With the American Dream alive and well, Boomers had no reason to teach their children, mostly Millennials, about competition. Instead, they taught them to focus on academic achievement and to be team players because if everyone works hard, everyone can win.

Enter Generation X (1965-1981). In contrast Boomers, Xers came of age during a time when change and economic and political uncertainty began to take root. They have lived through four recessions, struggled with debt and economic decline most of their lives, and watched the best educated and accomplished generation of all time (Millennials) graduate during the Great Recession and become the most debt-ridden generation in history.

Gen Xers can be defined by their independence and anti-status quo approach to life, and they have taught their Gen Z children to be competitive, believing only the best can win. They have encouraged their children to be realists, finding something they are good at and aggressively pursuing it.

Xers have raised their Zs with an intense focus on competitiveness -- in academics, sports, and other activities. This approach to parenting has many implications, but one stands out in terms of business: Gen Z is likely to lead.

Millennials in the workplace created and aggressively advocated for collaborative work environments. In fact, their aversion to leadership has been so strong, some Millennials sought out companies that boasted boss-free or team-managed workplaces.

In contrast, Zs have been raised with an individualistic, realistic, and competitive nature. They have been taught the skills to successfully defy the norm. This means we’re going to see the pendulum shift away from collaborative workplaces towards a widespread demand for, and pursuit of, leadership development.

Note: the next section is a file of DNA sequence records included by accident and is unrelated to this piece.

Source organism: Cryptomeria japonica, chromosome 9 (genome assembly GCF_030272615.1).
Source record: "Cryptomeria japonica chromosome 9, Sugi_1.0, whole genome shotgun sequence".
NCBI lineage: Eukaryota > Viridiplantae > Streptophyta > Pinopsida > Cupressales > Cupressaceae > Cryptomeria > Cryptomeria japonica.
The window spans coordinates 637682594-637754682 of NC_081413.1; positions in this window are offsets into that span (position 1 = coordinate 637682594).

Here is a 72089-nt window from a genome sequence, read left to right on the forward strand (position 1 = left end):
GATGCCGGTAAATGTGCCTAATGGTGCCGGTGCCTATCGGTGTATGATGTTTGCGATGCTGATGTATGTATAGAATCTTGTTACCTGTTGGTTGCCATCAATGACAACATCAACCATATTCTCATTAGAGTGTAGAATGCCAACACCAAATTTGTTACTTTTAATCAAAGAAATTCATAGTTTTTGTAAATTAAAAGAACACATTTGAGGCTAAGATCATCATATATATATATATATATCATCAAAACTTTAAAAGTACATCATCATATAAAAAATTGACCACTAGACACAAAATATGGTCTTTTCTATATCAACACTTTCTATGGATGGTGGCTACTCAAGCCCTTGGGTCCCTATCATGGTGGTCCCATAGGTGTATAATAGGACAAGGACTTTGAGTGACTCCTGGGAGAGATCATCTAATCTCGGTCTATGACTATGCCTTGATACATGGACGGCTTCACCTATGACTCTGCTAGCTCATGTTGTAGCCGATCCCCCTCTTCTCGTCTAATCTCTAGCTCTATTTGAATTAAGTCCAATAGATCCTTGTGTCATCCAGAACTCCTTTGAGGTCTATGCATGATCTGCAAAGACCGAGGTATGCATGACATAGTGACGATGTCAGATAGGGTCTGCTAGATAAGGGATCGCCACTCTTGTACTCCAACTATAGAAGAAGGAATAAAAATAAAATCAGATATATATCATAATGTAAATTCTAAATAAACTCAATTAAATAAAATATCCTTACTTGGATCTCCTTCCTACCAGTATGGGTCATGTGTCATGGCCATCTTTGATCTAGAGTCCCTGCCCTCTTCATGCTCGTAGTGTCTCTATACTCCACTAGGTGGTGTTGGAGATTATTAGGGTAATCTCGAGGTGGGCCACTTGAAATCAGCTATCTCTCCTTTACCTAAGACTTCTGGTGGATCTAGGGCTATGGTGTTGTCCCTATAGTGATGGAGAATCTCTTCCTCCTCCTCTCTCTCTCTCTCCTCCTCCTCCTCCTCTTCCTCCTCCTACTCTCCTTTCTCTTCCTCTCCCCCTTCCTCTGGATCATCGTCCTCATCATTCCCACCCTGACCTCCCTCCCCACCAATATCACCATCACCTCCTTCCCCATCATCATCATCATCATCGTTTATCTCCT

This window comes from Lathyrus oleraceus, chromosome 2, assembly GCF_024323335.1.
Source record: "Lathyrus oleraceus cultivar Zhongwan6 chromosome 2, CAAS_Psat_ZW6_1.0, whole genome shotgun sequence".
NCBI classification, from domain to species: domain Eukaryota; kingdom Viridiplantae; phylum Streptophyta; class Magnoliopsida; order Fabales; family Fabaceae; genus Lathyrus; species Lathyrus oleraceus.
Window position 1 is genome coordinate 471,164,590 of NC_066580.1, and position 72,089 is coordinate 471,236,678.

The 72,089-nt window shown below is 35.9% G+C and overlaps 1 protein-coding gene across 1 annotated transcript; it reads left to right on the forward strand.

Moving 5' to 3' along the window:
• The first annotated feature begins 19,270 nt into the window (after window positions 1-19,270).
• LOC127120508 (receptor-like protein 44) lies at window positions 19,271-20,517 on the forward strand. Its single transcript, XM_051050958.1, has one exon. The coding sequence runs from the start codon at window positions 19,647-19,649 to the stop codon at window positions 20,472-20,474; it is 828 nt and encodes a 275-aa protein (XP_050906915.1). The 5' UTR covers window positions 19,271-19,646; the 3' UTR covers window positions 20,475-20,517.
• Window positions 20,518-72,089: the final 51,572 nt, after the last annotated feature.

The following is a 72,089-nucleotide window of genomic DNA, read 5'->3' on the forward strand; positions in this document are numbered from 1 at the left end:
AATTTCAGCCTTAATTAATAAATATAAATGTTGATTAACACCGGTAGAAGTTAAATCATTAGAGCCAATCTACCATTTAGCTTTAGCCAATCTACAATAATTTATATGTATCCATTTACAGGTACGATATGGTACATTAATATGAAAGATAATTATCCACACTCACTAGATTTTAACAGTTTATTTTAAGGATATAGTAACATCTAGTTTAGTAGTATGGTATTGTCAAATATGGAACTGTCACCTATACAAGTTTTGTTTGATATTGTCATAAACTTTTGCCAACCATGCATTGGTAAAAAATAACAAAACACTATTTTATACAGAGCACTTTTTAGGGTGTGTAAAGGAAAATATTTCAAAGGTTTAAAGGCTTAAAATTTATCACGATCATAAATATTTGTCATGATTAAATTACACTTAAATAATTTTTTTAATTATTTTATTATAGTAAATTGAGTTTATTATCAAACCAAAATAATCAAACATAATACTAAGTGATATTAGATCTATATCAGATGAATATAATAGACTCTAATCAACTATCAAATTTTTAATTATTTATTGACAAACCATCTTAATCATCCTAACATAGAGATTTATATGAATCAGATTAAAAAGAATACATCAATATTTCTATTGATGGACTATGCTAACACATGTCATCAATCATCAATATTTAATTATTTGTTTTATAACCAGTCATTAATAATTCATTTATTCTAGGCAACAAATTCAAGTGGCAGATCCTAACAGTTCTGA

Zs are career-focused.

While Millennials have been criticized for their “delayed adulthood”, Gen Z is showing signs of “early adulthood”. Educators and parents often describe this generation as being more serious and contemplative about the world. Zs are thinking about their career paths and exposing themselves to career training at an earlier age than Millennials. It’s probable that some of this early onset of adulthood is caused by parents, who are pressuring their children to be competitive and successful and to avoid the debt that plagued both the Gen Xers and Millennials.

The numbers from our global research found 46% of Gen Z said they know what career to pursue and 51% have taken a class at school focused on their career interests. Forty percent joined an extracurricular program (team, club) based on their career interests.

Zs are seeking financial security. 

Zs have been shaped by the aftermath of the Great Recession. They watched Millennials become debt-ridden and are concerned about falling into the same trap. XYZ University’s survey results show 66% of Zs said financial stability is more important than doing work they enjoy, which is the exact opposite of Millennial survey results.  Also, 71% of survey-takers have a paying job.

Zs value leaders who are positive and trustworthy.

When presented a list of leadership traits, Zs ranked positive and trustworthy the highest. While Millennials and Gen Zs both value trust in a leader, Millennials usually cite collaboration and vision as most important. In other words, Millennials focus on the outcomes leaders inspire, whereas Zs are more likely to consider leaders’ attitudes and personalities. To Z, what leaders encourage others to do isn’t as valuable as how they make them feel.

 

Zs want to be challenged.

Both Millennials and Gen Zs place a very high value on feeling challenged and appreciated in the workplace. However, according to our survey results Millennials rank appreciation slightly higher than challenge, whereas Zs rank feeling challenged slightly higher than appreciation.

Time will tell how Zs go down in history, but we know this generation’s influence on history will be unlike any other.

 

Does your organization have what it takes to engage the next generation? Take this quiz to find out.

 

Sarah Sladek is CEO of XYZ University. Our generational intelligence can assist you with engaging and retaining young talent and members.